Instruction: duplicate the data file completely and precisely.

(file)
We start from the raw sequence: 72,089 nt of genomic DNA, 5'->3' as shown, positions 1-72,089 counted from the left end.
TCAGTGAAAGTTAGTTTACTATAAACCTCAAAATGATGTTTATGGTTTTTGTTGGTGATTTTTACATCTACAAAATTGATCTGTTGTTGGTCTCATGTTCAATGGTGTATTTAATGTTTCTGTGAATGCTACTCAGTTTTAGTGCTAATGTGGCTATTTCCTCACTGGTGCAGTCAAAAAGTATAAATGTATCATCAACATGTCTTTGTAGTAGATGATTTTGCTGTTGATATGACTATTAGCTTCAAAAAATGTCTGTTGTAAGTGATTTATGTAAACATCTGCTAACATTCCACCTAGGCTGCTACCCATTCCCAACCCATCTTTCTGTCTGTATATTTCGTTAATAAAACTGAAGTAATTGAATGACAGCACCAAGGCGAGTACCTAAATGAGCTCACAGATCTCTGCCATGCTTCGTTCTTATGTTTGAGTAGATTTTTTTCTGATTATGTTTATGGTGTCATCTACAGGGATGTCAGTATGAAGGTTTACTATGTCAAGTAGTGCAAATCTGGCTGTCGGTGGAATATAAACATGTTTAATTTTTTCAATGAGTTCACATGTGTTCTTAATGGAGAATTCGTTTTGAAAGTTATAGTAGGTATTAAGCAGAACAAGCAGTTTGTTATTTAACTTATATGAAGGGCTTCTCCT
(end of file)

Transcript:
We start from the raw sequence: 72,089 nt of genomic DNA, 5'->3' as shown, positions 1-72,089 counted from the left end.
TCAGTGAAAGTTAGTTTACTATAAACCTCAAAATGATGTTTATGGTTTTTGTTGGTGATTTTTACATCTACAAAATTGATCTGTTGTTGGTCTCATGTTCAATGGTGTATTTAATGTTTCTGTGAATGCTACTCAGTTTTAGTGCTAATGTGGCTATTTCCTCACTGGTGCAGTCAAAAAGTATAAATGTATCATCAACATGTCTTTGTAGTAGATGATTTTGCTGTTGATATGACTATTAGCTTCAAAAAATGTCTGTTGTAAGTGATTTATGTAAACATCTGCTAACATTCCACCTAGGCTGCTACCCATTCCCAACCCATCTTTCTGTCTGTATATTTCGTTAATAAAACTGAAGTAATTGAATGACAGCACCAAGGCGAGTACCTAAATGAGCTCACAGATCTCTGCCATGCTTCGTTCTTATGTTTGAGTAGATTTTTTTCTGATTATGTTTATGGTGTCATCTACAGGGATGTCAGTATGAAGGTTTACTATGTCAAGTAGTGCAAATCTGGCTGTCGGTGGAATATAAACATGTTTAATTTTTTCAATGAGTTCACATGTGTTCTTAATGGAGAATTCGTTTTGAAAGTTATAGTAGGTATTAAGCAGAACAAGCAGTTTGTTATTTAACTTATATGAAGGGCTTCTCCT